Here is a description of the small community of Nordheim, written in the early part of the twentieth century by Rabbi Bernard Drachman (in his autobiography The Unfailing Light), an American who went there to visit his family: "... to me it was ... deeply impressive. The reason for this great impressiveness was that I recognized — and no one could fail to recognize — the utter sincerity of these simple souls, that to them their Judaism was a compellingly real and vital faith, an indissoluble part of their thought world, in fact, their very lives. Nothing there of the split and divided souls, ... which I had observed in the great metropolis of America and which I knew to exist not only everywhere in that vast continent but in the great cities of the Old World as well. The Judaism of Nordheim was simple, clear, and unquestioningly loyal. In the little synagogue on that first Friday evening and during the rest of the Sabbath observance on the morrow, I felt this genuineness and axiomatic loyalty and the perception and appreciation thereof penetrated to the very depth of my heart. I began to understand what real Sabbath observance is and what a hallowing and uplifting influence upon one's entire personality and life outlook it possesses."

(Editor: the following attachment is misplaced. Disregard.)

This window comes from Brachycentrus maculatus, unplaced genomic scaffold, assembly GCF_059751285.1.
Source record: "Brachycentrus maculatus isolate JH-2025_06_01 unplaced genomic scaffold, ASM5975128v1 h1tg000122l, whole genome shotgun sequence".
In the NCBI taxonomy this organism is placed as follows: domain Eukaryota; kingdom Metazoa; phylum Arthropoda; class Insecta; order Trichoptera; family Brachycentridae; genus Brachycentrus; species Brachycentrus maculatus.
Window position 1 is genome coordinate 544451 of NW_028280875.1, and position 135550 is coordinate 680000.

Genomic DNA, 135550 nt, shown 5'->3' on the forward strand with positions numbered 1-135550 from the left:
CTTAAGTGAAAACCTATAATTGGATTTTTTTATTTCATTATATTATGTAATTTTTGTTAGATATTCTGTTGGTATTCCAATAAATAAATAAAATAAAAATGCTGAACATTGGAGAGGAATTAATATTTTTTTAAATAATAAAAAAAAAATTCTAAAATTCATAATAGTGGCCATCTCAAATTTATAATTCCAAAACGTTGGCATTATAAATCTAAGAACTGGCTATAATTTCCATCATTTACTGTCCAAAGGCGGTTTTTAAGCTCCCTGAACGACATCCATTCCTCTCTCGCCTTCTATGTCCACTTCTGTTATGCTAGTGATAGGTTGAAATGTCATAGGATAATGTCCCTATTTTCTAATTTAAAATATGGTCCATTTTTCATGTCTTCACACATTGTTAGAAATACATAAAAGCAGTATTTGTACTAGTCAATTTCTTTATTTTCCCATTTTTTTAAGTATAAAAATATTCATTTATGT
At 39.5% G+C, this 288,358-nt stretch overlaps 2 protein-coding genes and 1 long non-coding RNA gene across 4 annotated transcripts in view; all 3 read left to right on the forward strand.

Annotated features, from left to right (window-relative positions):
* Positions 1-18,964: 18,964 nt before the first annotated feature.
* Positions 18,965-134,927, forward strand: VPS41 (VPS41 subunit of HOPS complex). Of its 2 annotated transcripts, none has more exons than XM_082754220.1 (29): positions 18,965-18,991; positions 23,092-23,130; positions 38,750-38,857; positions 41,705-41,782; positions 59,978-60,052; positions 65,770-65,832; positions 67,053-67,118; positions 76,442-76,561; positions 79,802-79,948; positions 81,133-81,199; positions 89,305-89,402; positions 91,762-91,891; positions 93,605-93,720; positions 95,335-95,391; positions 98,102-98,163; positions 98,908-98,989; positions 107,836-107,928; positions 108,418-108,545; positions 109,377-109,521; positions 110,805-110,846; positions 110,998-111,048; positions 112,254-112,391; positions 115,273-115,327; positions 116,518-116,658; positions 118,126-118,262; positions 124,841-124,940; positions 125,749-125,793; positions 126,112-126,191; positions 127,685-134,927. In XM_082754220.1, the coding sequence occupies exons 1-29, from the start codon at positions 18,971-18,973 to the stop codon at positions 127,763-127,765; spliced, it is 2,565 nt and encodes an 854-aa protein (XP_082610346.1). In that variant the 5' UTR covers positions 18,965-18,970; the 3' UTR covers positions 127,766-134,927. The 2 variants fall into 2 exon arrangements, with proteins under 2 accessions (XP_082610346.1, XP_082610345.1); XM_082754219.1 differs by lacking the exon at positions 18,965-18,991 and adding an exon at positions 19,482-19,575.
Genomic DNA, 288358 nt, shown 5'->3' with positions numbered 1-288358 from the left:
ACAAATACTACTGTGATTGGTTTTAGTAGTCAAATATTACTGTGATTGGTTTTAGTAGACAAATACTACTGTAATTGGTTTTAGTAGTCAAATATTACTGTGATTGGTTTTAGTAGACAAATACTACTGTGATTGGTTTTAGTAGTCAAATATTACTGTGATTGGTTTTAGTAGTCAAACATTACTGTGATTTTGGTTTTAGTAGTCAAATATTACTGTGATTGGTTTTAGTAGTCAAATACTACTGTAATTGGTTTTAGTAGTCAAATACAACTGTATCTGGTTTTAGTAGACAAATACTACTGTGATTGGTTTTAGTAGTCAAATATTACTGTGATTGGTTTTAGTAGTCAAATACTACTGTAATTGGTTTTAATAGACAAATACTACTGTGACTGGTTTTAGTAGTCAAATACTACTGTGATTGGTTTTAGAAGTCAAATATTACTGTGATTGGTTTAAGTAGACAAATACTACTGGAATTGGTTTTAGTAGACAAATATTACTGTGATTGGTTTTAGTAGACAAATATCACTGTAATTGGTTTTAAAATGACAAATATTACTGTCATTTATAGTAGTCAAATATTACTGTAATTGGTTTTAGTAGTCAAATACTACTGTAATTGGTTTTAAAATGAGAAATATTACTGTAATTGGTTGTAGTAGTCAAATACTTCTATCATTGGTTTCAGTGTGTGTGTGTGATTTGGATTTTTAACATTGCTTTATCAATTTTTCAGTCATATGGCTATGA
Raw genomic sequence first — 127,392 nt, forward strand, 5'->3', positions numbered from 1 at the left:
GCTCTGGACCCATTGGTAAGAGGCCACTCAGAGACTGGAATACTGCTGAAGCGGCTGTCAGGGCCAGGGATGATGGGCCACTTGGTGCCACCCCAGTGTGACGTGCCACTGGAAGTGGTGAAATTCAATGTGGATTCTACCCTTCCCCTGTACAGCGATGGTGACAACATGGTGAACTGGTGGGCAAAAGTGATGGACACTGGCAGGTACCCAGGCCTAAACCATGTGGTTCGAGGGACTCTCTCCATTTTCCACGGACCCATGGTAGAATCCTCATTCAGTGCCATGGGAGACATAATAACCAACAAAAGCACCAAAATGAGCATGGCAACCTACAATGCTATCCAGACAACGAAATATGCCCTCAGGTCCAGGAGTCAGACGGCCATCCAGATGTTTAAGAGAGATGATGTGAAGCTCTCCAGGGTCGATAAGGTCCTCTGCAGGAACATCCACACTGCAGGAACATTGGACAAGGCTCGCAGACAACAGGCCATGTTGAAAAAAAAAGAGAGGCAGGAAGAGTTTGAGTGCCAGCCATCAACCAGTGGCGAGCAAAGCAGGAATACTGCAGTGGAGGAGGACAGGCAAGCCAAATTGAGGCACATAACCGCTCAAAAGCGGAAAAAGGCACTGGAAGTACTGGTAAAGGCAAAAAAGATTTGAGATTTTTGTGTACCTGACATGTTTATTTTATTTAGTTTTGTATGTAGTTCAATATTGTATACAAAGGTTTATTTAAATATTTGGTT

Nordheim and Witzenhausen were typical of more than a thousand such small Jewish communities all over Germany.

The general impression that many people have, even people of German heritage, is that the vast majority of German Jewry was Reform or assimilated, with the notable exception of the Frankfurt community that was saved by HaRav Shamshon Rafael Hirsch. This impression is false at almost every step.

Jewish Life in the Large German Cities

Assimilation, Reform, Haskalah and the like were serious plagues mainly in the large German cities. They were virtually unheard of — or at most very weak — in the small towns of Germany. Even in the large cities, they did not overwhelm the community except in the famous and unique case of Frankfurt am Main.